A green light for electric vehicles nationally and at Keele

by | Oct 11, 2020 | On Campus, Science & Tech | 0 comments

The changing climate around the world is encouraging more consumers than ever before to switch to electric vehicles. Despite this, in 2020 so far battery-powered electric vehicles have only accounted for 4.9 percent of the market share. As well, 83 percent of people agreed that electric vehicles were too expensive, according to a survey carried out by the AA.

The amount of electric-powered vehicles on our roads is increasing every year however, high prices and a lack of infrastructure for electric vehicles have meant the majority of UK consumers are still in favour of Petrol- or Diesel-powered cars. The pandemic has also weakened the future for electricvehicles with levels of drivers planning to switch to electric plummeting in the face of recession.
On World EV day, the government announced ambitious plans to make switching to electric more viable in the future. The plans mean more electricvehicle charging points and £12 million in funding for electric vehicle research projects. They hope that this will encourage more people to switch away from fossil fuels.
Transport secretary Grant Shapps announced the government’s plans on how it planned to accelerate electric vehicle uptake, which included painting parking spaces green, installing charging points at major tourist attractions and supermarkets as well as investing in batteries that could charge in six minutes.
Both the automotive industry and environmental groups have been calling for a large increase in funding for charging points for a while and they hope that this will make switching to an electricvehicle more attractive for consumers around the country.
This week, Keele University launched a new charging hub for electric vehicles said to be “one of the largest EV charging hubs in the region” boasting an additional 20 charging points on campus. The university hopes that the infrastructure installed will be able to accommodate the anticipated increased uptake in electricvehicles.

The uptake of electric vehicles has been increasing rapidly over the past few years but from a very small base. This means that in the UK, battery-powered engines are still at low levels in comparison to combustion engines. In August 2020, Battery Electric Vehicles only accounted for 5,589 vehicles in comparison to petrol engines at 49,376 – according to the society of motor manufacturers and traders (SMMT).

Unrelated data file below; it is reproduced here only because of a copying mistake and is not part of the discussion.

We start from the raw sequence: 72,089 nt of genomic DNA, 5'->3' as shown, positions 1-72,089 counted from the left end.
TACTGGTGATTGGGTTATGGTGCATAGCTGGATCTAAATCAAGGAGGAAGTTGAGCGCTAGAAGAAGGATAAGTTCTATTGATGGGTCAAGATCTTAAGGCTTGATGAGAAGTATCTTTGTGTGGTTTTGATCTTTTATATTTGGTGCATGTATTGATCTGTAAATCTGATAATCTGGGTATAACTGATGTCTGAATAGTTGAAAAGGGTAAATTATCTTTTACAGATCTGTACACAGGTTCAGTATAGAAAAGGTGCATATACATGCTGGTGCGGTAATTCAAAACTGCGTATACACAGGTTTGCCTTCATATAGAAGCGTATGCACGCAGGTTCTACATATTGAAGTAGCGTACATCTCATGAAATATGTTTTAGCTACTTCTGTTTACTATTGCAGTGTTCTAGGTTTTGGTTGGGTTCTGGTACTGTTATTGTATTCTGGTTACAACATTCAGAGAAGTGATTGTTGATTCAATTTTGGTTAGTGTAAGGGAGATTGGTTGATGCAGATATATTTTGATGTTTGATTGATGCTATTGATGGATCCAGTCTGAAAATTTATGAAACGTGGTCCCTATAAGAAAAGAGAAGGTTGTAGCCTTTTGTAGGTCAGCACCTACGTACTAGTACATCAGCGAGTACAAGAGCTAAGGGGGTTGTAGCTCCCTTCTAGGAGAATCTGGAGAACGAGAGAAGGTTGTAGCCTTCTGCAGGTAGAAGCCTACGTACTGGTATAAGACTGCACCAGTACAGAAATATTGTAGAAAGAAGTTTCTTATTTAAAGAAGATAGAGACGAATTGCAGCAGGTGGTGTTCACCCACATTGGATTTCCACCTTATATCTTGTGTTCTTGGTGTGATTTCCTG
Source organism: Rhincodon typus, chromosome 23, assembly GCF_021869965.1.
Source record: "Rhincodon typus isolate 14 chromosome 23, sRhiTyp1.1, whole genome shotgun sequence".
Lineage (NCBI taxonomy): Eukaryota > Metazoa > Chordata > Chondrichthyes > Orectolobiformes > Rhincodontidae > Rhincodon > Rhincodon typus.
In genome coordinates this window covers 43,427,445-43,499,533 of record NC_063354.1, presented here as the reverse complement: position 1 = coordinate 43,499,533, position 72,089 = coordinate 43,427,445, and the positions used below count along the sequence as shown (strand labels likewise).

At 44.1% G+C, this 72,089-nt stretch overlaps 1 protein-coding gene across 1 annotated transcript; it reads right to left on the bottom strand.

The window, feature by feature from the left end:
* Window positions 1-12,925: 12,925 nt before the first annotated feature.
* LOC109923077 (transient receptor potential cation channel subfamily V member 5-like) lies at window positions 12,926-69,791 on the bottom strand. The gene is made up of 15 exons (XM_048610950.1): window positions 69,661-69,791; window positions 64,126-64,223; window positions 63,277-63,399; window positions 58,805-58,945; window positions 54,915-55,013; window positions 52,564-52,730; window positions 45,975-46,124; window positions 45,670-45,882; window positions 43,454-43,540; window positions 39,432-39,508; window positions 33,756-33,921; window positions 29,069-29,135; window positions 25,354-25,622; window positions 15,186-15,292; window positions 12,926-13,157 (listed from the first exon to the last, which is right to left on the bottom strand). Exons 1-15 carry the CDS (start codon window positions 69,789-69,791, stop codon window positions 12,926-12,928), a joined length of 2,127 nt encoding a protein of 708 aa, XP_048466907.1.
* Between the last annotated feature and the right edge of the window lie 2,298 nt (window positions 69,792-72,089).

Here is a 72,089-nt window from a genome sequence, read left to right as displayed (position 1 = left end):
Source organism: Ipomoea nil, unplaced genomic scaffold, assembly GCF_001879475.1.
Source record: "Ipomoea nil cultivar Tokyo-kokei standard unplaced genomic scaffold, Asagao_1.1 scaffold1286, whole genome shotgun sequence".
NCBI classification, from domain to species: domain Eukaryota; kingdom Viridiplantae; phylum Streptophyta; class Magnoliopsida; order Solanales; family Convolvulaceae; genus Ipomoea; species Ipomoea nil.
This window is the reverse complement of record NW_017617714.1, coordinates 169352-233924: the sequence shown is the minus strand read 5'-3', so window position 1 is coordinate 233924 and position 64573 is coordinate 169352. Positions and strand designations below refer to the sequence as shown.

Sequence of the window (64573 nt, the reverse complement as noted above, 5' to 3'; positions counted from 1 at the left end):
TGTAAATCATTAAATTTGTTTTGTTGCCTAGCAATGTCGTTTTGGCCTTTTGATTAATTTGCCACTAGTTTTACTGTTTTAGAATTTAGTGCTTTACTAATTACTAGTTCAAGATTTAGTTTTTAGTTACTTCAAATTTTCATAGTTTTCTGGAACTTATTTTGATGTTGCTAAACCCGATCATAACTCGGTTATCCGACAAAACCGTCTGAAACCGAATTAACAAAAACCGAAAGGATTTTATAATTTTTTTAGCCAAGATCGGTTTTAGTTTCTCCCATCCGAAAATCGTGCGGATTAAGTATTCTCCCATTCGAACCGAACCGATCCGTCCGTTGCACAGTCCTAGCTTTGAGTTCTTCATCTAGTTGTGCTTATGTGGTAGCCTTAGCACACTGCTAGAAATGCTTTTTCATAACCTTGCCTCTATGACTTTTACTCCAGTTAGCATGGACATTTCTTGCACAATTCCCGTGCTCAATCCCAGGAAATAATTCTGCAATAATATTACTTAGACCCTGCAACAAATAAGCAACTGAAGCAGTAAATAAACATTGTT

Even with funding for electric vehicle infrastructure in place, the next major problem facing electric car uptake is the price. At present, electric vehicles simply are not an option for many due to the high price tag. A survey carried out by the AA found that 82 percent agreed that electric cars are too expensive.
Despite more affordable electric cars entering the market, many of these are small city cars and not suitable for families and the wider UK demographic.
Environmental groups have continued to argue that the best way to accelerate consumer take-up of electric cars is to bring forward bans on internal combustion engines. The government is committed to banning polluting carbon dioxide-emitting engines by 2040 but is considering moving that forward to 2035 or even as early as 2032.

Simply banning internal combustion engines too early without bringing down the price of electricvehicles is unlikely to be successful. Therefore, a government scrappage scheme closer to the ban year will most likely be the solution.
While the infrastructure for electric vehicles is slowly starting to gather pace in the UK, other alternatives to fossil fuels are starting to take place. The Toyota Mirai along with the Hyundai Nexo and Honda Clarity, although unavailable to buy now, are some of the first consumer road cars powered by only hydrogen. The recent innovation in hydrogen fuel cells means that cars powered by the energy source could be available sooner than we thought.
The Hydrogen Mobility Europe (H2ME) is a flagship project aimed at developing the first truly pan-European network of hydrogen refuelling stations. Funding from the EU will aim to increase the accessibility of these refuelling stations to make hydrogen-powered vehicles a more viable option for consumers
Hydrogen power will most likely be most suitable for service vehicles and large SUVs.  Although electric vehicles will most likely be the most popular choice in the short term; many in the automotive industry believe that hydrogen power is more likely to be a more permanent replacement to fossil fuels.
While investment in electric vehicles is a smart move for the UK and mainstream electric vehicle uptake is inevitable, the automotive industry will likely focus on other alternatives to fossil fuels as well as electric, that may be a more suitable alternative in the next fifty years.